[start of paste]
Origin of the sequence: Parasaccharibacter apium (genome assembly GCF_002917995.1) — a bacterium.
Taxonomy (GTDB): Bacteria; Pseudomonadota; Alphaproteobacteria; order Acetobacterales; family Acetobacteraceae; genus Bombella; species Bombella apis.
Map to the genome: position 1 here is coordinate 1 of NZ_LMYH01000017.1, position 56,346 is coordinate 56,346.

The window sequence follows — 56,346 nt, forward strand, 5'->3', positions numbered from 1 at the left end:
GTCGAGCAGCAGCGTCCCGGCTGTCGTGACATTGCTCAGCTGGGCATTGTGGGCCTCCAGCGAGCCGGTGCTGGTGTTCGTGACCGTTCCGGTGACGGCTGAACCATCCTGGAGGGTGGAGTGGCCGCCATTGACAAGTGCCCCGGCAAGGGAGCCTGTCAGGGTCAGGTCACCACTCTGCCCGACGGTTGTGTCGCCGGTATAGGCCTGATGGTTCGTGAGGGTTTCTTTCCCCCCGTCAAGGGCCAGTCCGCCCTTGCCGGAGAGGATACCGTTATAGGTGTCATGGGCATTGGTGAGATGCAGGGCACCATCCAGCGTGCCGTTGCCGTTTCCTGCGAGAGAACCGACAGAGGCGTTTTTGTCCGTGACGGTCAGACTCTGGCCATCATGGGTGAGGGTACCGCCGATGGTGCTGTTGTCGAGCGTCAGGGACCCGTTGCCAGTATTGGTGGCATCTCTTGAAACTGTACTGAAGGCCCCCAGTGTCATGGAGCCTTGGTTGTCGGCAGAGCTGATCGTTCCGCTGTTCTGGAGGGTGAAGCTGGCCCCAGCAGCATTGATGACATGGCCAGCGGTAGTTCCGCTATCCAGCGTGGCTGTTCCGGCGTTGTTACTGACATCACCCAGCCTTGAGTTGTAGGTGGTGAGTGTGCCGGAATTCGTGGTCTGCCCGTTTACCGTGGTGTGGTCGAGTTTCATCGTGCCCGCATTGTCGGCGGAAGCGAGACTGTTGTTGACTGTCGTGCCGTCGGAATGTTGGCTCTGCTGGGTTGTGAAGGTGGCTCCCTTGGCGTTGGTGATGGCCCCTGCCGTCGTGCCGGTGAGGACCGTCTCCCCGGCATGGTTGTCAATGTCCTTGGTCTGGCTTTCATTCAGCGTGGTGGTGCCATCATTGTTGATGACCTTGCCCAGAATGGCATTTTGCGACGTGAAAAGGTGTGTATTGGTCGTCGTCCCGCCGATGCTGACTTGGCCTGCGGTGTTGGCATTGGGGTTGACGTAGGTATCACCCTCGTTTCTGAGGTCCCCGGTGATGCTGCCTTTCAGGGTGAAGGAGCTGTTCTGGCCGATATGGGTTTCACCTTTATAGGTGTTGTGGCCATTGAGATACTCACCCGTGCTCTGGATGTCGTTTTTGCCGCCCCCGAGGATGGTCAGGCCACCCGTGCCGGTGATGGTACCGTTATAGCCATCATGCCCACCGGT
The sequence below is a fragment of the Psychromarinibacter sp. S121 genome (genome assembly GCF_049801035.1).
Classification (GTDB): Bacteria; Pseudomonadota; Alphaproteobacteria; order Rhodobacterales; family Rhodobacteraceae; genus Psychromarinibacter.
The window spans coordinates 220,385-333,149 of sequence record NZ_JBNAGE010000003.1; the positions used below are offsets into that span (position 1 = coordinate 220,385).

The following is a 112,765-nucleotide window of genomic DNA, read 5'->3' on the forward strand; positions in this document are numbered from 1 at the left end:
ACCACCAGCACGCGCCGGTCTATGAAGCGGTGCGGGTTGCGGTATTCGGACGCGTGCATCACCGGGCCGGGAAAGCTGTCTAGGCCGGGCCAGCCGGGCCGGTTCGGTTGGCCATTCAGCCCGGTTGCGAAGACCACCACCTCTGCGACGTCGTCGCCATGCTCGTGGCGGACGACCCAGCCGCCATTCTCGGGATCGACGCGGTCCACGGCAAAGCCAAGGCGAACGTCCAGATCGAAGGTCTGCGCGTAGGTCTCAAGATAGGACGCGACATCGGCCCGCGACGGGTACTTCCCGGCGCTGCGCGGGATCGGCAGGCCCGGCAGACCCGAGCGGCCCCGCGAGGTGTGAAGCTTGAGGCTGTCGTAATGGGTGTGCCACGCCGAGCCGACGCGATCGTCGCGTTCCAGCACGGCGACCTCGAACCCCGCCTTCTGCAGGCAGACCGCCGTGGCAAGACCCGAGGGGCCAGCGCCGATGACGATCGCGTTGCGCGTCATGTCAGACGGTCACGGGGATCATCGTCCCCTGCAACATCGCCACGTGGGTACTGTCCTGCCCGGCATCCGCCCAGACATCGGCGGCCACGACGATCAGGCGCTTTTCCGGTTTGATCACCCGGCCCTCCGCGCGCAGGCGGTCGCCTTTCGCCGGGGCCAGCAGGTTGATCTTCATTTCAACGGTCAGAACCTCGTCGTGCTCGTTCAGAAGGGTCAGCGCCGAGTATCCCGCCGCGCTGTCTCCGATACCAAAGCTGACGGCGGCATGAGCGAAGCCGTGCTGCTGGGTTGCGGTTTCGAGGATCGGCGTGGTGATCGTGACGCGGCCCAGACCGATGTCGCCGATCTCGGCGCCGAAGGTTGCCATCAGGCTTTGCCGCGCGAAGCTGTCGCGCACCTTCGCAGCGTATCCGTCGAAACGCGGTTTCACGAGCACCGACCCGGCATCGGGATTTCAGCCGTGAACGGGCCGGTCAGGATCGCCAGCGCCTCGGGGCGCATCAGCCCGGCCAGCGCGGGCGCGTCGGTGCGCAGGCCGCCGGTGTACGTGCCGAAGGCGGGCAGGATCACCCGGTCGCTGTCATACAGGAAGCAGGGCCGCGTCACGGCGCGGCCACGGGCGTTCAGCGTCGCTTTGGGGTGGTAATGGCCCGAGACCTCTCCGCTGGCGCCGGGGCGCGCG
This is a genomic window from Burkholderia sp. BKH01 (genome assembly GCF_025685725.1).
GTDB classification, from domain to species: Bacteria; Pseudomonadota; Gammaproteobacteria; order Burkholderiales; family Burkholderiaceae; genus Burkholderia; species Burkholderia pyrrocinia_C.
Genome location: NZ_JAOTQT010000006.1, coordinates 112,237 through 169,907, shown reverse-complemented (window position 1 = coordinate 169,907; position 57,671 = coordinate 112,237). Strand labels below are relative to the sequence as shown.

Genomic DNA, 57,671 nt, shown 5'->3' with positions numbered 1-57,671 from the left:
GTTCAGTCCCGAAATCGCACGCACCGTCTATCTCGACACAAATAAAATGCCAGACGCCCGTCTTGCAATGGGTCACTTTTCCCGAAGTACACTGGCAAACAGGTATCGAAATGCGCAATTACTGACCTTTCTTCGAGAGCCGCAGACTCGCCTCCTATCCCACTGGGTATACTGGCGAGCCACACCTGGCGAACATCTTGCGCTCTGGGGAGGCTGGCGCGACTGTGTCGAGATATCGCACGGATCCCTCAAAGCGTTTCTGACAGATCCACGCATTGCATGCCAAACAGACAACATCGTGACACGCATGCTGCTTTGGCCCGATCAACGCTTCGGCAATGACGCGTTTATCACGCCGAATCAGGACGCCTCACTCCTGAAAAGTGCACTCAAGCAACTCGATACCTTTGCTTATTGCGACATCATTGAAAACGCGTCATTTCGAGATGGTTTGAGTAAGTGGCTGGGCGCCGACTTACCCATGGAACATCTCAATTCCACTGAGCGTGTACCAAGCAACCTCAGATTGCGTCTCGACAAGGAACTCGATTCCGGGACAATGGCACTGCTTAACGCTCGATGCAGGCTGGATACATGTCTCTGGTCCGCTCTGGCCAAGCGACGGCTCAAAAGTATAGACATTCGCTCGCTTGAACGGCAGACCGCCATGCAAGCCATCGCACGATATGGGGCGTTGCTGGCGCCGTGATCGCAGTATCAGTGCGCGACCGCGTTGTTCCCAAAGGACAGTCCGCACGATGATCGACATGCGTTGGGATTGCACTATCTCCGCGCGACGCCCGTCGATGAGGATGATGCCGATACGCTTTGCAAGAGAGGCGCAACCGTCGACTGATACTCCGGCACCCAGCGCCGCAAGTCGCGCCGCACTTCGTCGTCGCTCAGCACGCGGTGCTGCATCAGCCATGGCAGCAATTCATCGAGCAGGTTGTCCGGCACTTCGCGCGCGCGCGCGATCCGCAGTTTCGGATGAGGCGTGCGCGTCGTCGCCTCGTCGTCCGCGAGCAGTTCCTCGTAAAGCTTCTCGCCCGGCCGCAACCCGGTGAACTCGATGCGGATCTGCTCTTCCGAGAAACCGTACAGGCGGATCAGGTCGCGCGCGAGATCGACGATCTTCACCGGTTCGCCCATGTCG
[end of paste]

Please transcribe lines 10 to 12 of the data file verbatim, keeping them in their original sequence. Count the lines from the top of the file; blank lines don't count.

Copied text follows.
ACCACCAGCACGCGCCGGTCTATGAAGCGGTGCGGGTTGCGGTATTCGGACGCGTGCATCACCGGGCCGGGAAAGCTGTCTAGGCCGGGCCAGCCGGGCCGGTTCGGTTGGCCATTCAGCCCGGTTGCGAAGACCACCACCTCTGCGACGTCGTCGCCATGCTCGTGGCGGACGACCCAGCCGCCATTCTCGGGATCGACGCGGTCCACGGCAAAGCCAAGGCGAACGTCCAGATCGAAGGTCTGCGCGTAGGTCTCAAGATAGGACGCGACATCGGCCCGCGACGGGTACTTCCCGGCGCTGCGCGGGATCGGCAGGCCCGGCAGACCCGAGCGGCCCCGCGAGGTGTGAAGCTTGAGGCTGTCGTAATGGGTGTGCCACGCCGAGCCGACGCGATCGTCGCGTTCCAGCACGGCGACCTCGAACCCCGCCTTCTGCAGGCAGACCGCCGTGGCAAGACCCGAGGGGCCAGCGCCGATGACGATCGCGTTGCGCGTCATGTCAGACGGTCACGGGGATCATCGTCCCCTGCAACATCGCCACGTGGGTACTGTCCTGCCCGGCATCCGCCCAGACATCGGCGGCCACGACGATCAGGCGCTTTTCCGGTTTGATCACCCGGCCCTCCGCGCGCAGGCGGTCGCCTTTCGCCGGGGCCAGCAGGTTGATCTTCATTTCAACGGTCAGAACCTCGTCGTGCTCGTTCAGAAGGGTCAGCGCCGAGTATCCCGCCGCGCTGTCTCCGATACCAAAGCTGACGGCGGCATGAGCGAAGCCGTGCTGCTGGGTTGCGGTTTCGAGGATCGGCGTGGTGATCGTGACGCGGCCCAGACCGATGTCGCCGATCTCGGCGCCGAAGGTTGCCATCAGGCTTTGCCGCGCGAAGCTGTCGCGCACCTTCGCAGCGTATCCGTCGAAACGCGGTTTCACGAGCACCGACCCGGCATCGGGATTTCAGCCGTGAACGGGCCGGTCAGGATCGCCAGCGCCTCGGGGCGCATCAGCCCGGCCAGCGCGGGCGCGTCGGTGCGCAGGCCGCCGGTGTACGTGCCGAAGGCGGGCAGGATCACCCGGTCGCTGTCATACAGGAAGCAGGGCCGCGTCACGGCGCGGCCACGGGCGTTCAGCGTCGCTTTGGGGTGGTAATGGCCCGAGACCTCTCCGCTGGCGCCGGGGCGCGCG
This is a genomic window from Burkholderia sp. BKH01 (genome assembly GCF_025685725.1).
GTDB classification, from domain to species: Bacteria; Pseudomonadota; Gammaproteobacteria; order Burkholderiales; family Burkholderiaceae; genus Burkholderia; species Burkholderia pyrrocinia_C.